JOHANNA (HANNEKE) NOTMAN
June 25, 2017
HSIU-JUNG, SHEN (DORIS SHEN)
June 25, 2017

DAVID LEUNG

“Born and raised in Hong Kong, China, I came to America in 1968. I earned my bachelor degrees in biology and psychology in 1972 at the University of Oregon together with a State of Oregon K-12 teaching certificate. My graduate degree was in Interdisciplinary Studies in Psychology and Sociology. I started as faculty in Psychology and Sociology at Lane Community College and am now faculty emeritus after almost 40 years of service as the longest serving member of the Psychology department.

The late 60’s were an interesting time to “land” in Eugene. It was a small town with a single corridor called Willamette running down the middle of the city. It was dotted with drug stores and tiny businesses. On the weekends, college students and young adults would drive their cars down ‘the drag”, as it was called, to socialize and hook up. We Chinese students, spent most of our time studying and working, mostly in food service in the dorms. Our life was pretty much limited to campus. Like my peers, I worked like crazy to simultaneously to get a scholarship and picked up a job as a mop-boy at the school cafeteria. I took the maximum number of credits allowed so as to finish earlier. In the summer, many Chinese students went to work in the casinos in Nevada or the cannery in Salem to make up for their annual expenses.

 

My first summer job was as a camp counselor in the local YMCA. It was also the first time I was exposed to the wild side of the 60’s youth culture of America (drugs, sex, and rock & roll). I spent my free time practicing Taiji and reading Chinese poetry at the UO library. My social life was limited to the Chinese student body on campus. Through the years I held multiple jobs, often concurrently. In retrospect, like my early ancestors who came, I was determined to make something of myself. Like them, I too believed at the time I would return home to resettle in the old country. I became an immigrant citizen only recently in 2014 (46 years later). In writing this, I can intricately see the shadow of my Chinese heritage in my blood. As an immigrant from the early 60s, it is practically impossible to erase that from one’s psyche.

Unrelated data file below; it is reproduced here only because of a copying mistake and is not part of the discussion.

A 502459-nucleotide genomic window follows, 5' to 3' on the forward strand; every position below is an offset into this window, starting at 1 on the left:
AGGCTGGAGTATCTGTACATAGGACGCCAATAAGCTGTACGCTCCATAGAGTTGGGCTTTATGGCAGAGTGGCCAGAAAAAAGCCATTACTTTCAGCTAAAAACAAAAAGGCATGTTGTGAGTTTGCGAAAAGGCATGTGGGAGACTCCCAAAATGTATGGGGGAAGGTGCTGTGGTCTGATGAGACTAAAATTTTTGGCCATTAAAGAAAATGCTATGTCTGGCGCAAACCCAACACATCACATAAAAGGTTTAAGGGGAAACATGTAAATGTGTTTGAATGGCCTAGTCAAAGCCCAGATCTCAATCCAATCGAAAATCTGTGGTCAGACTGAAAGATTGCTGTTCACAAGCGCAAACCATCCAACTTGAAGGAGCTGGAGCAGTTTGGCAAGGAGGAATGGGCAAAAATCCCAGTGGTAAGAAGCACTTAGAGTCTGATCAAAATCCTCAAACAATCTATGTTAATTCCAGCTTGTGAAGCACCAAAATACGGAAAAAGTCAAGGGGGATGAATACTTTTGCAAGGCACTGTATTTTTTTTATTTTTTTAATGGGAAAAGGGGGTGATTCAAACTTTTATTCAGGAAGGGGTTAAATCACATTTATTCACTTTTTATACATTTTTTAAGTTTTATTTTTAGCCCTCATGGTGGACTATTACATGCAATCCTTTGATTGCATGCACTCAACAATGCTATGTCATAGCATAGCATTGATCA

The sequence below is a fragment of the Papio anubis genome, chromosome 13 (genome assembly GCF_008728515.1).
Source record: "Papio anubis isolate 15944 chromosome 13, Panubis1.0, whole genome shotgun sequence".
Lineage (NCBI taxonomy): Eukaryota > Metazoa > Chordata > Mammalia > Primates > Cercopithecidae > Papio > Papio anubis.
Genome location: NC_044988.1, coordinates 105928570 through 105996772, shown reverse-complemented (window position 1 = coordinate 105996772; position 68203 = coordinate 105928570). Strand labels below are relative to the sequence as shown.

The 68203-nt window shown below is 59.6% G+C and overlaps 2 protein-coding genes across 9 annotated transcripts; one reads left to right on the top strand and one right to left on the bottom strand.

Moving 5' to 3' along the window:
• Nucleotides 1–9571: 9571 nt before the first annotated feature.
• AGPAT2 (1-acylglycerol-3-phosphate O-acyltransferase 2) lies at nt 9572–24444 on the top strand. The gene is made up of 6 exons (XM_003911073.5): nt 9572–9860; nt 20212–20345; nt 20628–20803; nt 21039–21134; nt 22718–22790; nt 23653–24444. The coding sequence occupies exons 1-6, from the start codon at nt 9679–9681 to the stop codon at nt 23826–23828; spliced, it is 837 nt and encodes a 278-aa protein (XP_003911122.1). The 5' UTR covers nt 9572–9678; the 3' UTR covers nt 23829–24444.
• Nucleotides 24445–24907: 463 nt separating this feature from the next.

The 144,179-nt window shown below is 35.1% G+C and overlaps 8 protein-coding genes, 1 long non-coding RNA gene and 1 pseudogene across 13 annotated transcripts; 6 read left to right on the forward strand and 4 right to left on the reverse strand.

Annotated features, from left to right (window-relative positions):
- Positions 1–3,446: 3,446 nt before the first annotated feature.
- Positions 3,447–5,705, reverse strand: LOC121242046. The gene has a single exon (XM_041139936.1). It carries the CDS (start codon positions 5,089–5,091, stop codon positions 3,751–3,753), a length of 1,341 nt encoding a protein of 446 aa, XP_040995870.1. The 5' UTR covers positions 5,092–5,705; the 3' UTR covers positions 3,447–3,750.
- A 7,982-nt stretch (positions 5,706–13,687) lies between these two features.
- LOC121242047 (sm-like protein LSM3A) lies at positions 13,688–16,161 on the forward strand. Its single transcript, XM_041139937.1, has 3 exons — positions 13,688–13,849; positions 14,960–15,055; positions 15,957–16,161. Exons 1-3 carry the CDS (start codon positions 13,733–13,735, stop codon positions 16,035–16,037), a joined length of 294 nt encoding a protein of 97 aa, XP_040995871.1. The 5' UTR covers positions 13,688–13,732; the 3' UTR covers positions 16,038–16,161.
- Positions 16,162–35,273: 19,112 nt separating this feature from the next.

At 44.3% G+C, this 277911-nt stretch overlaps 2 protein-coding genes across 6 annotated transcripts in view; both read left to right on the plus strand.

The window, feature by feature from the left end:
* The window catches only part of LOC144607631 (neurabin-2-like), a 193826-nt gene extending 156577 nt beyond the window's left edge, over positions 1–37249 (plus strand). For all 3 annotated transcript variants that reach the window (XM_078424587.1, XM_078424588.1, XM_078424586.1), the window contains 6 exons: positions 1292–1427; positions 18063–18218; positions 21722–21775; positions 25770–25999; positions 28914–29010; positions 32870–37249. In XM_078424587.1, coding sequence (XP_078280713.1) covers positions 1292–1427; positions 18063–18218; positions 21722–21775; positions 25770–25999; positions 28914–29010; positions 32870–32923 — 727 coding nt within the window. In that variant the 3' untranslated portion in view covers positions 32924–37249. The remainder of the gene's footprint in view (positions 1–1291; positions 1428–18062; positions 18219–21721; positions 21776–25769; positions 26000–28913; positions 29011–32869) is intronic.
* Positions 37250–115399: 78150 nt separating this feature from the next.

In finding my true place in what was once a foreign land, I have experienced many things across the spectrum. There was that time in the 70s when I was working in a Salem cannery; an older man on the bus told me to ‘go the hell back to China’ when I asked him whether the seat next to him was taken. There was also the time when Mrs. Lechman from the Foreign Student Office kindly called me in to explain at length that I was not allowed to take a class in ROTC because I was not an American citizen. In reflecting upon our current time as an immigrant today, there is intense anxiety still mixed with great opportunity and hope. We need to focus on the belief that we and our ancestors and are conduits to the past and bridges to the future. Our future is undeniably intertwined with that of America. We have no choice but to work progressively and mindfully to help this land we call America to evolve into a true tapestry of uniquely woven fabrics with all peoples and cultures represented in all their diverse beauty. I say…

Thank you, Mother America for adopting me. I will continue to honor the constitution that you are built upon with the wisdom that you have afforded me. Thank you China, my Birth Mother for giving me true life with the heart that you have blessed upon me. I hope my children and theirs will continue to contribute as Americans, while honoring our Chinese heritage to carry on the hopes and dreams that my ancestors first came to this country with.”

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